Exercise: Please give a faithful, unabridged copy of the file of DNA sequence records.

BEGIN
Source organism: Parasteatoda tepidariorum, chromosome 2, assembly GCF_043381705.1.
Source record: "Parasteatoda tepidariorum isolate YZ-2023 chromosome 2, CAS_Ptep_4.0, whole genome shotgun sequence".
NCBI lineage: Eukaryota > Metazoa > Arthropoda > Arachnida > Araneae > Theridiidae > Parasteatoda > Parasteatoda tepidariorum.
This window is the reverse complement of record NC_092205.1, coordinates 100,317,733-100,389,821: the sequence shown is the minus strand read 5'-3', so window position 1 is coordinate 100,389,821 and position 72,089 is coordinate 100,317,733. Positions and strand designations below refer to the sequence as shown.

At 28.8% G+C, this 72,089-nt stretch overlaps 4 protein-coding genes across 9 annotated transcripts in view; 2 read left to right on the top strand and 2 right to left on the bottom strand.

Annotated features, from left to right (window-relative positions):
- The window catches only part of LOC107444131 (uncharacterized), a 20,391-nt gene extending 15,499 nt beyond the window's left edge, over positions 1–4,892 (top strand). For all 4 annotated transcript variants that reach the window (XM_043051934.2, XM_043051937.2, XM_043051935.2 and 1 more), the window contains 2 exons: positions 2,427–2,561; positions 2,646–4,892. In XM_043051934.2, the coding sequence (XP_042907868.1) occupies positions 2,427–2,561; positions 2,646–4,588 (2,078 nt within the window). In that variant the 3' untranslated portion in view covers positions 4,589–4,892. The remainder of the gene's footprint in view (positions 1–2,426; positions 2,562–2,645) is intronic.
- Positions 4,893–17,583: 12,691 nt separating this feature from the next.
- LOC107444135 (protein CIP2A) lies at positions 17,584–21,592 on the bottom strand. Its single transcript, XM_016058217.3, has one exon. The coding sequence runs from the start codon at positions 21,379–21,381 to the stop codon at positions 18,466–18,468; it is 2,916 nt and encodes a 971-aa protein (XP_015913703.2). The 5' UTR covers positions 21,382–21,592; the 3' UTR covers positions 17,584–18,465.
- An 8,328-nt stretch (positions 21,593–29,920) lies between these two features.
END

Source organism: Parasteatoda tepidariorum, chromosome 2, assembly GCF_043381705.1.
Source record: "Parasteatoda tepidariorum isolate YZ-2023 chromosome 2, CAS_Ptep_4.0, whole genome shotgun sequence".
NCBI lineage: Eukaryota > Metazoa > Arthropoda > Arachnida > Araneae > Theridiidae > Parasteatoda > Parasteatoda tepidariorum.
This window is the reverse complement of record NC_092205.1, coordinates 100,317,733-100,389,821: the sequence shown is the minus strand read 5'-3', so window position 1 is coordinate 100,389,821 and position 72,089 is coordinate 100,317,733. Positions and strand designations below refer to the sequence as shown.

At 28.8% G+C, this 72,089-nt stretch overlaps 4 protein-coding genes across 9 annotated transcripts in view; 2 read left to right on the top strand and 2 right to left on the bottom strand.

Annotated features, from left to right (window-relative positions):
- The window catches only part of LOC107444131 (uncharacterized), a 20,391-nt gene extending 15,499 nt beyond the window's left edge, over positions 1–4,892 (top strand). For all 4 annotated transcript variants that reach the window (XM_043051934.2, XM_043051937.2, XM_043051935.2 and 1 more), the window contains 2 exons: positions 2,427–2,561; positions 2,646–4,892. In XM_043051934.2, the coding sequence (XP_042907868.1) occupies positions 2,427–2,561; positions 2,646–4,588 (2,078 nt within the window). In that variant the 3' untranslated portion in view covers positions 4,589–4,892. The remainder of the gene's footprint in view (positions 1–2,426; positions 2,562–2,645) is intronic.
- Positions 4,893–17,583: 12,691 nt separating this feature from the next.
- LOC107444135 (protein CIP2A) lies at positions 17,584–21,592 on the bottom strand. Its single transcript, XM_016058217.3, has one exon. The coding sequence runs from the start codon at positions 21,379–21,381 to the stop codon at positions 18,466–18,468; it is 2,916 nt and encodes a 971-aa protein (XP_015913703.2). The 5' UTR covers positions 21,382–21,592; the 3' UTR covers positions 17,584–18,465.
- An 8,328-nt stretch (positions 21,593–29,920) lies between these two features.